May 1, 2018 Five Evidence-Based Tips for Making Data Useful, Usable and Actionable, a 90-minute special webinar designed to help educators strategically focus their use of data to help students succeed. This webinar was a deep dive into strategies that can be put to work right now. Link to the invitation to read more and contact IEBC if you would like to participate when it is offered again.
Contra Costa College Turns To Innovative Thinking About Data Use. Rather than relying on anecdotal experiences to make significant decisions, and based on Ken Sherwood’s prior experience, Contra Costa College brought in IEBC to support faculty and staff on how to use their data to be more effective. Sherwood says it didn’t take long for educators to become enthusiastic about the value of data-driven decisions. He describes the partnership in this interview.
IEBC provides data use support to schools, districts, colleges, universities, foundations, state departments of education, and other education stakeholders. With our menu of workshops, we customize them for our clients based on the data they have available. We also develop custom workshops on topics of interest to clients and provide coaching services to improve data use. Working on-site, we assist educational institutions in creating a data-informed culture of continuous improvement.
IEBC’s data use support is grounded in our unique, three-part data use model for student success: analytics, human judgment and decision-making, and organizational habit. Improving the data literacy of administrators, faculty, project staff, and others is not enough. That only covers analytics. The human element and organizational culture and habits are critical components. IEBC understands how people interact with data and is able to turn it into useful information in the context of their educational institutions. We also write about data use, most recently in the Chronicle of Higher Education Special Report on Big Data, which included this article by Brad Phillips and Jordan Horowitz. Big Data Alone Won’t Help Students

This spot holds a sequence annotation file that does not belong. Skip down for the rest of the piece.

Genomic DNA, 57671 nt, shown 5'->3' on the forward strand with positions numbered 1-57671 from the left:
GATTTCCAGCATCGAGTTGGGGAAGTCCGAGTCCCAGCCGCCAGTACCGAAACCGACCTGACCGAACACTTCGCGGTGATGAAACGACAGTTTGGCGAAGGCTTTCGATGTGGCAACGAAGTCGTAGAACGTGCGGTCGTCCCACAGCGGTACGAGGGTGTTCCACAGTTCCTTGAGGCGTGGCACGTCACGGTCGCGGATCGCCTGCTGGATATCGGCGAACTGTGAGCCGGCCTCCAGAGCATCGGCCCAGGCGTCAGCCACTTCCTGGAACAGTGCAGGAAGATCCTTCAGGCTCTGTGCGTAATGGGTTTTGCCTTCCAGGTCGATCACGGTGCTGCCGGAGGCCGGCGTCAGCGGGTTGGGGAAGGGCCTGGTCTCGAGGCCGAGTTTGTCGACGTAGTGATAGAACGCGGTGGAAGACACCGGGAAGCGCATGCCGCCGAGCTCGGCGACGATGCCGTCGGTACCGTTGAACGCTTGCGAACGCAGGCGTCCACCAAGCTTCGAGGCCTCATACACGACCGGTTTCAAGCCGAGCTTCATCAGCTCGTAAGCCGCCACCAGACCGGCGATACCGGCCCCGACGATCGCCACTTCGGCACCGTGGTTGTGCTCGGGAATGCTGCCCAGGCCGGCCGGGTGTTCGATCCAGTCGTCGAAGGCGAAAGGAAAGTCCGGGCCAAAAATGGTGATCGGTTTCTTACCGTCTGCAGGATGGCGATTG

And within the context of culture, our new book from Harvard Education Press, Creating a Data-Informed Culture in Community Colleges by Brad C. Phillips and Jordan E. Horowitz, presents a research-based model and actionable approach for using data strategically at community colleges to increase completion rates as well as other metrics linked to student success.
Read further to learn more about how IEBC is providing data use with workshops, coaching and customized consulting with a few examples. Our recent work has taken us to Hawaii, California, Idaho, Wisconsin, Texas and Maryland. Since introducing this model in 2014, the interest in data use workshops, presentations and data coaching has continued to grow.
Workshops and Coaching
IEBC’s workshops demystify data use and empower education stakeholders. Each workshop helps participants gain confidence in data use, practice activities in groups and individually, and develop practical applications that apply to your unique work.
The workshops listed below are customized for our clients based on their available data and their external reporting and internal program improvement needs.
- Data Use Demystified
- The Psychology of Data Use
- Types of Data and Their Uses
- Analytics: Beyond Talking Smart
- Human Judgment and Decision-Making
- Organizational Habits Promoting Data Use
- Continuous Improvement Continuously
- Predictive Analytics: Leading and Lagging Indicators
- Telling Your Story with Data
- Winning Combinations: Qualitative and Quantitative Data and Their Uses
- How to Integrate Data into a Meeting
IEBC’s data use coaching builds upon the topics in our workshops to provide guided practice for district administrators, faculty, and staff using your own data to address emerging and longstanding issues. We help build strong working relationships between those who use information and those who develop the data reports.. You end up confident in your ability to turn data into information and use it skillfully and strategically.